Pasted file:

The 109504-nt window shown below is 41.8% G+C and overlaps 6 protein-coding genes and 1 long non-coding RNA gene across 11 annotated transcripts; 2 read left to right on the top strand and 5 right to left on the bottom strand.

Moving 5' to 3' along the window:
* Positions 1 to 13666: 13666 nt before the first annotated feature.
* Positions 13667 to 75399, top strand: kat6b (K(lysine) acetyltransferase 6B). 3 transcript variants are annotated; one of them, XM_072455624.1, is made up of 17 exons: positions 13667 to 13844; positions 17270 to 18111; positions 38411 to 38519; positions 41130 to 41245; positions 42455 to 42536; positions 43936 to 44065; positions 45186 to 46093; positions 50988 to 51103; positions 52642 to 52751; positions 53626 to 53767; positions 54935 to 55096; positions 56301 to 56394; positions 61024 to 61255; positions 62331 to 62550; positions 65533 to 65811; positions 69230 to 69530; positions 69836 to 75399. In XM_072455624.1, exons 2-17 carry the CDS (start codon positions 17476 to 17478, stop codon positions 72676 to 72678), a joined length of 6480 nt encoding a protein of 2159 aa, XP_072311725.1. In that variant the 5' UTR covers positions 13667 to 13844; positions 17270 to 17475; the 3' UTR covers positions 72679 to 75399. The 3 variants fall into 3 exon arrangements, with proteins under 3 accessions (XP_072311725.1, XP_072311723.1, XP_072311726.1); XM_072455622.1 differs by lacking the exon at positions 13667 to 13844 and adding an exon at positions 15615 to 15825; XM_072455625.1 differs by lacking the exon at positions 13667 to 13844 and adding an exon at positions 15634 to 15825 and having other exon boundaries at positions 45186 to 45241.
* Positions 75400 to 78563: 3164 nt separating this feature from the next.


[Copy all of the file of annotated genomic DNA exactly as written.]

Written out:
The 109504-nt window shown below is 41.8% G+C and overlaps 6 protein-coding genes and 1 long non-coding RNA gene across 11 annotated transcripts; 2 read left to right on the top strand and 5 right to left on the bottom strand.

Moving 5' to 3' along the window:
* Positions 1 to 13666: 13666 nt before the first annotated feature.
* Positions 13667 to 75399, top strand: kat6b (K(lysine) acetyltransferase 6B). 3 transcript variants are annotated; one of them, XM_072455624.1, is made up of 17 exons: positions 13667 to 13844; positions 17270 to 18111; positions 38411 to 38519; positions 41130 to 41245; positions 42455 to 42536; positions 43936 to 44065; positions 45186 to 46093; positions 50988 to 51103; positions 52642 to 52751; positions 53626 to 53767; positions 54935 to 55096; positions 56301 to 56394; positions 61024 to 61255; positions 62331 to 62550; positions 65533 to 65811; positions 69230 to 69530; positions 69836 to 75399. In XM_072455624.1, exons 2-17 carry the CDS (start codon positions 17476 to 17478, stop codon positions 72676 to 72678), a joined length of 6480 nt encoding a protein of 2159 aa, XP_072311725.1. In that variant the 5' UTR covers positions 13667 to 13844; positions 17270 to 17475; the 3' UTR covers positions 72679 to 75399. The 3 variants fall into 3 exon arrangements, with proteins under 3 accessions (XP_072311725.1, XP_072311723.1, XP_072311726.1); XM_072455622.1 differs by lacking the exon at positions 13667 to 13844 and adding an exon at positions 15615 to 15825; XM_072455625.1 differs by lacking the exon at positions 13667 to 13844 and adding an exon at positions 15634 to 15825 and having other exon boundaries at positions 45186 to 45241.
* Positions 75400 to 78563: 3164 nt separating this feature from the next.